I was reading through some SE questions/answers on residential power transmission and came up with two scenarios I'm unsure about:

  1. Assume that your house is wired properly (with no degradation), but there is a fault on the neutral wire between the grounding post and the transformer on the corner of your street. Will your outlets work properly?

  2. Similarly, I'm familiar with the case where a fault in the neutral wire between the grounding post and a circuit in your house can pull it up to line voltage. I guess this means that the two 180° out of phase live circuits in your house NEVER share the same physical neutral wire? What would happen if they did and a fault occurred?


1 Answer 1


If you have totally balanced loading on your two phases you will not be able to detect any change. EDIT: Note that this is pretty much never going to be the case.

  1. EDIT: If you have a poor ground connection or the utility provider has a poor ground connection you will have a floating ground. Unless the neutral is bonded to a good local ground point it will float. It will float in potential closer to the phase that has the heavier 115V loads. If you have a 10A load on one phase and a 1A load on the other phase you may find that the 1A 115V load sees 200V and the 10A 115V load sees only 30V. Electronic and reactive devices will behave unpredictably at 200V or 30V if they are designed for 115V. Resistive loads will dissipate more or less depending on the supply voltage, over voltage will easily burn out transformers, globes and motors, under voltage will also affect electronic power supplies and synchronous motors that fail to get to speed.
  2. They can will be sharing the utility neutral until the point where the neutrals is are bonded in the fuse cabinet. From this point it would be unwise to share it for reasons like you describe but I can see it happening when extra outlets are added with a mix of 115V and 230V without due supervision. EDIT: The consumer is not expected to cope with a floating utility side neutral or ground, it should never occur, in some wiring codes they are bonded in the fuze box, in others the ground is local and the neutral comes from the utility transformer common connected to the ground at the utilities transformer. Sharing an local neutral conductor between unbalanced loads is bad practice and not conformant to most wiring codes.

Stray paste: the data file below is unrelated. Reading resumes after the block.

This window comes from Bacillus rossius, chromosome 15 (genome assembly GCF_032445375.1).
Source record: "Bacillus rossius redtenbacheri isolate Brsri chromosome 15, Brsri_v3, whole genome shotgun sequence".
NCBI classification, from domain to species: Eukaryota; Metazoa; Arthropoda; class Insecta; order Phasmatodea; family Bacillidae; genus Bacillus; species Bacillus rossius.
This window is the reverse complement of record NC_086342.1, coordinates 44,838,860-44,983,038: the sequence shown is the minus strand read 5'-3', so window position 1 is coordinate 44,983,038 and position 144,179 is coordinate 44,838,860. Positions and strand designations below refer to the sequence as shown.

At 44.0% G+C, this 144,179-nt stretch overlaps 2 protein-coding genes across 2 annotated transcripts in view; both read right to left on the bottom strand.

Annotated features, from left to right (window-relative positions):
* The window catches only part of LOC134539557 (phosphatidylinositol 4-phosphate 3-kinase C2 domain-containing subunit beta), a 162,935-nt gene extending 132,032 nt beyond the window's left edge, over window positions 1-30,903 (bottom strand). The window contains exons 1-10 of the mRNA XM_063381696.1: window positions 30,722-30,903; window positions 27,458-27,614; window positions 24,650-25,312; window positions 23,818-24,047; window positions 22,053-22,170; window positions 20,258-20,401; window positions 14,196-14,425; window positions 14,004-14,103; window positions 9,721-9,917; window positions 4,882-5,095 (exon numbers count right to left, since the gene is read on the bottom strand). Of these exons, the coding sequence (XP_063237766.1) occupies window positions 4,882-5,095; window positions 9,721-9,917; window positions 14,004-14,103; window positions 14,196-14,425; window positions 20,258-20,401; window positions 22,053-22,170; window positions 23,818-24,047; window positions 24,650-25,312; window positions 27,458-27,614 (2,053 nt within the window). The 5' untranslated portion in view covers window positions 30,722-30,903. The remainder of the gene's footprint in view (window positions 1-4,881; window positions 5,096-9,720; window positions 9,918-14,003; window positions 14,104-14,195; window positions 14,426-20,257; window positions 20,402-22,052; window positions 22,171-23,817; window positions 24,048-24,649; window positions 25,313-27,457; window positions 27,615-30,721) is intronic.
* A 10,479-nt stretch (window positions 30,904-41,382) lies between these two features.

Below you can see how two dissimilar loads will cause the floating neutral point to be pulled from the earth reference if they share a neutral wire and it is compromised. In this example with the loads selected the larger load will be running at undervoltage (23V) and may survive if it is an incandescent lamp or heater but may fail if it is a motor or electronic load. The other load will see 207V and will likely suffer some failure no matter what sort of load it is.

It is also worth noting that the floating neutral point will be 92V above the protective earth, if any, in this example.


simulate this circuit – Schematic created using CircuitLab

  • \$\begingroup\$ Your first sentence has me confused. Does this mean that in a perfectly balanced system, no current flows through neutral? How is the circuit a closed loop? Also, I get the general idea of the side with the higher load current pulling neutral closer to it, but how did you get those numbers? \$\endgroup\$ Jul 30, 2015 at 21:22
  • \$\begingroup\$ The current in a 230V circuit in the USA does not use the nutral line at all. The current in the two live lines is equal (opposite to each other by design). The numbers were illustrative. \$\endgroup\$
    – KalleMP
    Aug 1, 2015 at 7:39
  • \$\begingroup\$ Thanks for clarifying the numbers and posting the image! I disagree with your comment though. If there is only 1 load on one of the phases, there is no way current won't flow through neutral. I think the only time current doesn't flow through neutral is if you have two perfectly matched loads operating on both phases simultaneously. \$\endgroup\$ Aug 5, 2015 at 14:15
  • \$\begingroup\$ If you have 230V load(s) across the two live conductors the neutral is not even connected, hence no current. If you have any combination of 115V loads that are not perfectly balanced then you will obviously have the nett imbalance of current in the two live lines returned through the neutral. \$\endgroup\$
    – KalleMP
    Aug 9, 2015 at 9:10
  • \$\begingroup\$ Ah sorry - I misunderstood your earlier comment. You're right about the 230V loads not using neutral. Thanks for the explanation! \$\endgroup\$ Aug 9, 2015 at 18:29

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